Sherri Dickson was heartbroken when her daughter, Mandy Stephens, lost her baby boy, so she offered to help her start her family
A 51-year-old mother in North Dakota with multiple sclerosis has given birth to her own granddaughter after serving as a surrogate for her daughter.
Sherri Dickson, already the mother of three grown children, agreed to carry her daughter Mandy Stephens’ child after the 32-year-old and her husband endured years of fertility struggles, according to Good Morning America.
Stephens, 32, and her husband really wanted a baby but struggled to get pregnant after marrying in 2013. She got pregnant after turning to in vitro fertilization, and all seemed well – a 20-week ultrasound looked perfect – but after going into early labor, Stephens lost her baby boy, who she named Theo.
“There’s so much excitement,” Stephens said. “You carry the baby for so long, and then it’s all ripped apart and taken away. Your whole world stops.”
Dickson says it was very difficult to watch her daughter go through the pain of Theo’s death.
“Watching your child lose a child is the definition of sadness,” Dickson told GMA.
Doctors warned Stephens that a premature birth could happen again, though a procedure might have allowed her to carry her own baby. Unsure whether she should try again, adopt or find a surrogate, Stephens’ mom stepped in.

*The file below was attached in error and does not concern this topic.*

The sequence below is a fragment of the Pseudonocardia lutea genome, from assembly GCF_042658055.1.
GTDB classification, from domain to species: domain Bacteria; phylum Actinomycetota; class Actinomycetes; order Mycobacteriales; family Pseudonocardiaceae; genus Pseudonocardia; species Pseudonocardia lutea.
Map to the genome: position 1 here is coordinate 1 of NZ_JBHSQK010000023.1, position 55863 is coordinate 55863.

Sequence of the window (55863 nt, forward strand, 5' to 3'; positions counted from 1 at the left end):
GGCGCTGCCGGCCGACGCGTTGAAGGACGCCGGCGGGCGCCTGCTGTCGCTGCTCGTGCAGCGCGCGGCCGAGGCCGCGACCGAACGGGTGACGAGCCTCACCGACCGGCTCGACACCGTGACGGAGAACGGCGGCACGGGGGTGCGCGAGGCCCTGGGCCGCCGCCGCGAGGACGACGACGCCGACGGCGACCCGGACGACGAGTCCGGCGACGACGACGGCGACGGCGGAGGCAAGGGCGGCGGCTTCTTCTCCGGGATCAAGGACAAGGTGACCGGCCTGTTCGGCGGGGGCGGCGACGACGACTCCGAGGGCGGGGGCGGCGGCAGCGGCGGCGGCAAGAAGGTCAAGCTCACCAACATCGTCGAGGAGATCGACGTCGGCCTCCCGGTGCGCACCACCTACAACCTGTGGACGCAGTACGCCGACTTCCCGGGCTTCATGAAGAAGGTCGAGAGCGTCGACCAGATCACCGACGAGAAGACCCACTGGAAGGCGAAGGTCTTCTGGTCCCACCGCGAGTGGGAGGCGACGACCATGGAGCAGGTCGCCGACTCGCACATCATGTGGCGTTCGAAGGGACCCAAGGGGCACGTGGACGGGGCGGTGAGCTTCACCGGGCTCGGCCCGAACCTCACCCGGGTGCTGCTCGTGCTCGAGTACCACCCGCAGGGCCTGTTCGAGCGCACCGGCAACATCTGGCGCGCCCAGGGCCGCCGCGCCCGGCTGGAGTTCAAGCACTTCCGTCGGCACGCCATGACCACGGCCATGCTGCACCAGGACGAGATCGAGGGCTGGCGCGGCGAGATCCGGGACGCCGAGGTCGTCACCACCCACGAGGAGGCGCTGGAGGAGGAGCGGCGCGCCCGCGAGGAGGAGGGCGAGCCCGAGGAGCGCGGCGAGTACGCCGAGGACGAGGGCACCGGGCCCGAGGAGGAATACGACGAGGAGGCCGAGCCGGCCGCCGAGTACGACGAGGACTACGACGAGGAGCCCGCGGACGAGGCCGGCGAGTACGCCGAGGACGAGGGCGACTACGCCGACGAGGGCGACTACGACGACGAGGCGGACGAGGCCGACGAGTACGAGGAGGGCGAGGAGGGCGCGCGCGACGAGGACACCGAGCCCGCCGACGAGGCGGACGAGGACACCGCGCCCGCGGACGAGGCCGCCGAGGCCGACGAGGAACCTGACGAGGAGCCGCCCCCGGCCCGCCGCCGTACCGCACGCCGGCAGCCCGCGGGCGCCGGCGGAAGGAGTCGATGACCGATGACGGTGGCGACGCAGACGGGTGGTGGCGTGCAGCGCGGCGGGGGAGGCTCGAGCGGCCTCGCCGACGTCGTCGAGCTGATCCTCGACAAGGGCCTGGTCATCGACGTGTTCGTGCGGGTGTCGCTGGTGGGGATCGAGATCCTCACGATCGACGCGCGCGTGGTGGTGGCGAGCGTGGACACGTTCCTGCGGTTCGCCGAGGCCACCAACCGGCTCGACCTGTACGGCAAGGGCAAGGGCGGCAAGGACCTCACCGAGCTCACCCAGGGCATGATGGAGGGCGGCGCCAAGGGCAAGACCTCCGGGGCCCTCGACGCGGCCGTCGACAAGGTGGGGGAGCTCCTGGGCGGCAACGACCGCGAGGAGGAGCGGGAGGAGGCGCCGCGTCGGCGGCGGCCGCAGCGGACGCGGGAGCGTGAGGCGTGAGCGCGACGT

“I decided that if they needed somebody to carry their child, I would volunteer,” Dickson said. But there were some things to consider.
Dickson is 51 and her diagnosis of multiple sclerosis could have made it difficult for her to carry a pregnancy. But since her condition was in remission, a pregnancy could help keep it at bay.
After two rounds of in vitro, last November Dickson learned she was pregnant with her daughter and son-in-law’s baby. She said being pregnant was easy, it was giving birth that was hard.
“The delivery at 51 was way harder than the delivery at 33 with my last baby,” she said. But the baby girl, born last month, was totally worth it.
“There are times I look at [the baby] and say, ‘We did that, you know?’ We gave her what she wants. Not that you ever make up for a baby you lost but you give someone that hope, you know?”